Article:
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The Anglish Moot

List of Old English Words in the OED/MU

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Old English sp English
Much dtm(Comparative more, superlative most) (obsolete) Large, great. A large amount of. (now archaic) A great number of; many (people). Usage: Much is now generally used with uncountable nouns. The equivalent used with countable nouns is many. In positive contexts, much is widely avoided: I have a lot of money instead of I have much money. There are some exceptions to this, however: I have much hope for the future. Unlike many determiners, much is frequently modified by intensifying adverbs, as in “too much”, “very much”, “so much”, “not much”, and so on. (informal) a great deal of, (informal) a lot of
Much advTo a great extent; as, I don't like fish much.‎ 2. often; frequently. Usage: As a verb modifier in positive contexts, much must be modified by another adverb: I like fish very much, I like fish so much, etc. but not *I like fish much. As a comparative intensifier, many can be used instead of much if it modifies the comparative form of many, i.e. more with a countable noun: many more people but much more snow. 2. (to a great extent): (informal) a great deal, (informal) a lot, greatly, highly, (informal) loads, plenty (slang, especially US), very much
Much prnA large amount or great extent.
Much phr"A Bit much" - something excessive or immoderate.
Much phr"As Much" the extent or quantity just specified. 2. the idea just mentioned.
Much phr"Be Too Much" - be more than one can accept or bear.
Much phr"Be Too Much for (Somebody)" - be too difficult for somebody.
Much phr"By Much" - by a great deal.
Much phr"How Much" - how many; what quantity or amount of something is needed.
Much phr"It's a Bit Much" - something excessive or immoderate. 2. one is expecting too much.
Much phr"Make Much of" - derive much advantage from. 2. exaggerate the significance of (boastfully), or make a fuss of.
Much phr"Much Ado" - a big fuss over a trifle, as in Jerry had everyone running around looking for his gloves—much ado about nothing. Although this expression is best remembered as the title of Shakespeare's comedy, the phrase much ado was already being used for a big commotion or trouble in the early 1500s.
Much phr"Much and Little" - persons high and low. 2. all persons (without exception).
Much phr"Much Deal" - a great part; largely.
Much phr"Much Good May It Do Somebody" - may somebody benefit from his actions. 2. may somebody's actions do him good.
Much phr"Much Less" - even less, not so much, as already been indicated. 2. let alone.
Much phr"Much Mistaken" - greatly mistaken. 2. having made a greater mistake than one is aware of.
Much phr"Much (or still) Less" - with even great force of denial.
Much phr"Much of" - in a good quantity.
Much phr"Much of a Muchness" - much of the same importance or nature. 2. very much the same.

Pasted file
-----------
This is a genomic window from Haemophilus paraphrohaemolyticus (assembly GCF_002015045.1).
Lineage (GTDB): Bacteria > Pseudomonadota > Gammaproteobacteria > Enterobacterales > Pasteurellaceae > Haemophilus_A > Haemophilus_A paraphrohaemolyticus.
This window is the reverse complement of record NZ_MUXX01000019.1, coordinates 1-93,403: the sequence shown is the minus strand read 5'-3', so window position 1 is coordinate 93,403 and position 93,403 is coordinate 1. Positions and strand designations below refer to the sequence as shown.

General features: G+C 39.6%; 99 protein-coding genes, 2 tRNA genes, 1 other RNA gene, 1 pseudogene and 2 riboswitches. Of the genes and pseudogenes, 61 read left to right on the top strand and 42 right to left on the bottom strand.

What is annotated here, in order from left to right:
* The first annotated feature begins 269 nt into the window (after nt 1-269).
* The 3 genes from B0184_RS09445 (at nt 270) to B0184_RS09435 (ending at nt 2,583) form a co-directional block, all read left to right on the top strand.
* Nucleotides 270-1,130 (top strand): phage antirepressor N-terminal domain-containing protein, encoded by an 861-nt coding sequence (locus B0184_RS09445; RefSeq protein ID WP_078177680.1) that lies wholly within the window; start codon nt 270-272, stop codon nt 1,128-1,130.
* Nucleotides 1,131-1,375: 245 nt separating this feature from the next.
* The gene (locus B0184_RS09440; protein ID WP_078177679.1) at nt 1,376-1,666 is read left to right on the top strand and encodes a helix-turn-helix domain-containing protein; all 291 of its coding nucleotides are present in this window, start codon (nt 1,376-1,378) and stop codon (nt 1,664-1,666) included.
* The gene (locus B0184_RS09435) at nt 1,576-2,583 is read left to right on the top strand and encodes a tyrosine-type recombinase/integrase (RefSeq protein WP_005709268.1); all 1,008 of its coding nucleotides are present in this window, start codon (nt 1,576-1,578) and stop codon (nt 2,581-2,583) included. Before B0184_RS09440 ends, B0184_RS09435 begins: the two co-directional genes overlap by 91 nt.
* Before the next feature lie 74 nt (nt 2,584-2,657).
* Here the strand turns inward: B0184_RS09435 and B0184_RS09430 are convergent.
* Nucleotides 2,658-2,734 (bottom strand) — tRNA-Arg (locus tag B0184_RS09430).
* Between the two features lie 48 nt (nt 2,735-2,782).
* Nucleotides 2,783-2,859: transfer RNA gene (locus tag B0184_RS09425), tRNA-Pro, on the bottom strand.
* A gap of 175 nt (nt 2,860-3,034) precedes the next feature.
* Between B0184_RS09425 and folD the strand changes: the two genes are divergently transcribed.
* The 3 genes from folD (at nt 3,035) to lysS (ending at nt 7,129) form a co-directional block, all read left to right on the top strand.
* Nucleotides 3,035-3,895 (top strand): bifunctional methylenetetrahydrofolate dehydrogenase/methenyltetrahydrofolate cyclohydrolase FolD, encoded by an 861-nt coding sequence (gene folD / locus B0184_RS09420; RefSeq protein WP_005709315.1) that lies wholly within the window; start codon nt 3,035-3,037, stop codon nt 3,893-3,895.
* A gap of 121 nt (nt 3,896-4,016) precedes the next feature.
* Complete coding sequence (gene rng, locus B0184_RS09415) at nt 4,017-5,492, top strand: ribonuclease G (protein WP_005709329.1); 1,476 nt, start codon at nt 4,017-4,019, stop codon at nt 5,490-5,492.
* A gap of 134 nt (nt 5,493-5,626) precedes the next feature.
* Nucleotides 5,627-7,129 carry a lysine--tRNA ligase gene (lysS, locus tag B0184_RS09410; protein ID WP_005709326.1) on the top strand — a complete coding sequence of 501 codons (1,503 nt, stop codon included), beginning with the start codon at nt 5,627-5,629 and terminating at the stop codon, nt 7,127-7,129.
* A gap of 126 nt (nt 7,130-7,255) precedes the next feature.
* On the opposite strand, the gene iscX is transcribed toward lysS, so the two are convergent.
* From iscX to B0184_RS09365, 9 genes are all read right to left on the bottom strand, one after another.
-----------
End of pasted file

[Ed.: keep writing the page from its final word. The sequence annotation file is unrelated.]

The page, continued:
Much phr"Much Talked Of" - much admired and respected.
Much phr"Much Will Have More" - a great deal, a great quantity.
Much phr"Not Much At All" - very little, not much, a small amount, not much at all.
Much phr"Not Much In It" - little difference between things compared.
Much phr"Not Much to Look At" - insignificant, unattractive in appearance.
Much phr"Not Think It Much" - regard as important or onerous. 2. be shy of doing something.
Much phr"(Not) Think Much Of" - regard as important or unimportant. 2. have a low opinion of.
Much phr"Not Up To Much" - not very good, well.
Much phr"So Much for Something" that demonstrates how bad something is.
Much phr"To Be Much" - to be important or conspicuous, esp in a specific relation.
Much phr"Too Much" - intolerable situation or circumstance.
Much phr"Too Much for" - more than a match for. 2. beyond what is endurable by.
Much phr"Too Much for Somebody" - be too difficult for somebody.
Much phr"Without So Much As " - without even (a goodbye).
Much-dreaded adjFeared greatly, frightened by.
Much-loved adjLoved to a great extent or degree.
Muchly advExceedingly.
Much-making adjThe action of making much of.
Much-needed adjNeeded to a great extent.
Muchness nGreatness in quantity, number and degree. 2. large size or bulk;also size magnitude.
Muckle nA great amount; a mickle.
Mugwort nArtemisia ulgaris, a common name for several european species of the genus artemisia. The Anglo-Saxon Nine Herbs Charm mentions Mucgwyrt. A folk etymology, based on coincidental sounds, derives Mugwort from the word "mug"; more certainly, it has been used in flavoring drinks at least since the early Iron Age. Other sources say Mugwort is derived from the old Norse muggi, meaning "marsh", and Germanic "wuertz", meaning "root", which refers to its use since ancient times to repel insects, especially moths. The Old English word for mugwort is "mucgwyrt" where "mucg-" could be a variation of the Old English word for midge "mycg". Wort comes from the Old English "wyrt" (root/herb/plant), which is related to the Old High German "wurz" (root) and the Old Norse "urt" (plant).
Mulch nA layer of material applied to the surface of an area of soil. its purpose is to conserve moisture.